Looking for an art exhibit unlike anything else in the city? Want to see who are the movers and shakers in the the creative fields today? Love to be up on the those talented artisans that function on the “A” level but are rather unknown since they fly under the recognition radar? Well, I suggest you take yourself right over to the MUSEUM OF ARTS AND DESIGN (see post) for one of the most unusual shows I have been to in a long time.
It is called NYC Makers:The MAD Biennial, and if I am not mistaken, this is actually the first show of it’s kind at the museum. The show is the brain child of the new director, Glenn Adamson. The entire show was vetted, nominees for inclusion being suggested by 10 professionals from the five boroughs, and then winnowed down to the top 100 for the exhibition by the curators and directors of the museum.
I had the good fortune to attend the opening night party last week, and the entire museum was a buzz with excitement about the show. The exhibition has video art, costume designers, sculpture, work by set designers, pieces by glass designers, work by media-art collectives and even a piece by Yoko Ono, who, for the record, is 81 years of age. AND there is much more!
The show is seeking to highlight the multi faceted talents of artisans and creative people living in New York City today, many who have never had recognition before, especially by a museum. It’s emphasis is on talent, discipline and originality. AND you will see plenty of that!
The exhibition has taken over every available corner of the museum, minus the two floors where other exhibitions are in progress. AND I mean everywhere: the lobby, the elevator banks, the stairwells, the ceilings, etc., etc., etc.! It is a total art immersion and you will find yourself not knowing where to look first.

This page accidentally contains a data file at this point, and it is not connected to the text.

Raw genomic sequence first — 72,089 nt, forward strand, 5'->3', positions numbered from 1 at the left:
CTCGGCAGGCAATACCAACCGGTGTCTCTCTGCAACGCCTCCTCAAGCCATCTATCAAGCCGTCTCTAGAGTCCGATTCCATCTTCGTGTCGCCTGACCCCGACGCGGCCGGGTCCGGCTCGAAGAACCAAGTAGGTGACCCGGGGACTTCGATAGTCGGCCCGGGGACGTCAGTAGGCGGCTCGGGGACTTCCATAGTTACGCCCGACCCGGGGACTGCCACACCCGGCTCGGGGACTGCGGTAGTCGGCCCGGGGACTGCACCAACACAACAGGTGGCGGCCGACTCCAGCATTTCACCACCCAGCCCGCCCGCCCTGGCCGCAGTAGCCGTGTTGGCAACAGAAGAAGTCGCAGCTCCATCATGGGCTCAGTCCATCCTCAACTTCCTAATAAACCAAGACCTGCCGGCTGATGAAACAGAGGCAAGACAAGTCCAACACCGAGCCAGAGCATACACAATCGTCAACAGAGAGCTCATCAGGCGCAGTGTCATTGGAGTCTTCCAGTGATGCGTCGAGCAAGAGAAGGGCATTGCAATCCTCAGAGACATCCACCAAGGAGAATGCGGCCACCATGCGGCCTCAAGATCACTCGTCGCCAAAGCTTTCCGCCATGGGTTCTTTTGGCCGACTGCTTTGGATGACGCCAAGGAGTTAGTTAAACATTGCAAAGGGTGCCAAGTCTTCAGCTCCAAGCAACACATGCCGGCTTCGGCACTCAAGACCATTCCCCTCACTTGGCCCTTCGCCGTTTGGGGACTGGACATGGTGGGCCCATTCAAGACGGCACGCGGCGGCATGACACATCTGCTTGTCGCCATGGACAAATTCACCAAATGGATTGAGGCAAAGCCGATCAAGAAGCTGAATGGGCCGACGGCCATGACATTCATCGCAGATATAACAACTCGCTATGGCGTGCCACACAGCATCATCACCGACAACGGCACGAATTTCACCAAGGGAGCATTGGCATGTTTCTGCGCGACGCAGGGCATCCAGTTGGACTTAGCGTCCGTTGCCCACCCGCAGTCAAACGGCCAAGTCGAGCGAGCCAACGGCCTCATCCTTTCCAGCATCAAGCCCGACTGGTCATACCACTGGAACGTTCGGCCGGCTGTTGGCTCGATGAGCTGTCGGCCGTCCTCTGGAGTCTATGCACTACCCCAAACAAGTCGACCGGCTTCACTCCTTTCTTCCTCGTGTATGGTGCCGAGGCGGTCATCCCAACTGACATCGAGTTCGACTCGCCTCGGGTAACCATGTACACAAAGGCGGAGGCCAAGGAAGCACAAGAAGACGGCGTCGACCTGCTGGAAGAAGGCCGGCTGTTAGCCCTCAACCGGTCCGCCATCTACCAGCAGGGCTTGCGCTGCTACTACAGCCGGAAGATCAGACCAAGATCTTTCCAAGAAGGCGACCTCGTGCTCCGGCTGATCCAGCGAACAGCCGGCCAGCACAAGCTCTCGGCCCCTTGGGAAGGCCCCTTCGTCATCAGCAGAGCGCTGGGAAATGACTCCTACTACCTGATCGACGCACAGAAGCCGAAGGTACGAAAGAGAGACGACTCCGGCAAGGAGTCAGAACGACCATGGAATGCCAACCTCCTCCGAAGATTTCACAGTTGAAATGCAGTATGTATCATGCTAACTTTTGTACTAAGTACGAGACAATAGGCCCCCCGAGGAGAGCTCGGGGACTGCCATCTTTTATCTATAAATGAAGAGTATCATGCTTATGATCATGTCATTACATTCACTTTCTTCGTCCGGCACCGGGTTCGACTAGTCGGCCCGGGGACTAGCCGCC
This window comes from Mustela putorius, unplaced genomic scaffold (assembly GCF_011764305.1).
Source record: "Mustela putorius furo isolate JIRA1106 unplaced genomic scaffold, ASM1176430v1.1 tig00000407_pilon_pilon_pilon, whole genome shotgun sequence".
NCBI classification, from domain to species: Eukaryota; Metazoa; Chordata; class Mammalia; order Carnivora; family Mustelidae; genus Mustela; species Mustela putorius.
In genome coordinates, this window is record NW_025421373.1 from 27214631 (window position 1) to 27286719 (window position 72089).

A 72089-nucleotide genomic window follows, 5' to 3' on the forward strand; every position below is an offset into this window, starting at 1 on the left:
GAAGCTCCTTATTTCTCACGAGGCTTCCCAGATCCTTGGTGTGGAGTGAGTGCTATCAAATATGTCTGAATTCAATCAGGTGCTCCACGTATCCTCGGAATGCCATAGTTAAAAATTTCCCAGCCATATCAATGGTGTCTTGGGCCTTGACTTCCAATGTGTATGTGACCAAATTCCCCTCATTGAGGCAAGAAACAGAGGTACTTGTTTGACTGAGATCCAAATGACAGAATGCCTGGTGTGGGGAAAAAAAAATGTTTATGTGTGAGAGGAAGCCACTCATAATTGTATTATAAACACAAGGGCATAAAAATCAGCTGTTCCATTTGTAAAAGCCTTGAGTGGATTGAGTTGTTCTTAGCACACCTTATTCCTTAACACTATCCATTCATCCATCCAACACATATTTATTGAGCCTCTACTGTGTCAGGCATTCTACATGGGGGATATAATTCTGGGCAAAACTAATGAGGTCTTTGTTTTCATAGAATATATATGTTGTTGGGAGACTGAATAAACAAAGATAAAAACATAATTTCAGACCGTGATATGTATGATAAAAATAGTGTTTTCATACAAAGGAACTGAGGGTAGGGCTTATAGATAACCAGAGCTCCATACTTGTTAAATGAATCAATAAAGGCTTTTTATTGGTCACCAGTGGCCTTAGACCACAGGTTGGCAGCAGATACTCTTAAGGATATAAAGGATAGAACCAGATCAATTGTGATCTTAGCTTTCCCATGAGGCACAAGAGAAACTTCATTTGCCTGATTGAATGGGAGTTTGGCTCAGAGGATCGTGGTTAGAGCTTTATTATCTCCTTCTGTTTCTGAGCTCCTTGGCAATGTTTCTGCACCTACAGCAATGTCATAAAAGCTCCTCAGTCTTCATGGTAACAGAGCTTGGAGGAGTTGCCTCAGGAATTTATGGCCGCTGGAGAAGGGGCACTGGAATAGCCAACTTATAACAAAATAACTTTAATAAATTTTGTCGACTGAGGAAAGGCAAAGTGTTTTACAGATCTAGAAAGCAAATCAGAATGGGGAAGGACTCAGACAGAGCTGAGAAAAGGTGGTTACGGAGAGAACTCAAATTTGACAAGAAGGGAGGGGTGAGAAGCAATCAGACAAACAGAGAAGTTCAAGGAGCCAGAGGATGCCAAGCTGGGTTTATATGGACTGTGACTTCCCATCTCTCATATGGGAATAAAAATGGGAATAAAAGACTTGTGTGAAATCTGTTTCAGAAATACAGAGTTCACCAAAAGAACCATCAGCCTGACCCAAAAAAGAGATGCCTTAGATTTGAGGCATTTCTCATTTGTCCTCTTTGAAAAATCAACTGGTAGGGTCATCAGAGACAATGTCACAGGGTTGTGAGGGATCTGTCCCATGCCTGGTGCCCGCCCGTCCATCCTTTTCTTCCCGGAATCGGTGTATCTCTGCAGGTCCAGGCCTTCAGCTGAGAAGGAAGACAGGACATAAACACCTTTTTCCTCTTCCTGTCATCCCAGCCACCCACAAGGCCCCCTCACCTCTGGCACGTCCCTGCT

As it says in the catalogue connected to the show, the curators are attempting to reflect on “…the living nature of the city,…” and to “…explore themes relevant to New York City in 2014.” That is definitely a wide program to undertake, but I personally think they have made a good dent in it.
I must admit it was a little difficult to navigate the exhibition, as there are just such a large variety of pieces and exhibits squeezed into the exhibition space. If you have the time, sign yourself up for one of the special tours being led by Jake Yuzna, a director from the museum who was very intimately involved in selecting the artists participating in the show. I’m actually planning on doing that myself.
You can also take advantage of the wide range of workshops, performances, talks and cinema programs that will be available in coordination with the exhibition through October 12, 2014. This is an exciting time for the Museum, a chance for it to show its vitality and energy and relevance.
As Roberta Smithe of the New York Times wrote in her review, “The Museum of Arts and Design is plunging into the deep end of the biennial pool with a big, messy splash…(but)It is well worth seeing, even if you mostly argue your way through it.” You can read the entire review here if you are interested. I think that sums it up in a nutshell. You must go see it for yourself as I know it will leave you pondering, thinking, questioning and celebrating the power of creativity.
Ciao, ciao ’til next time!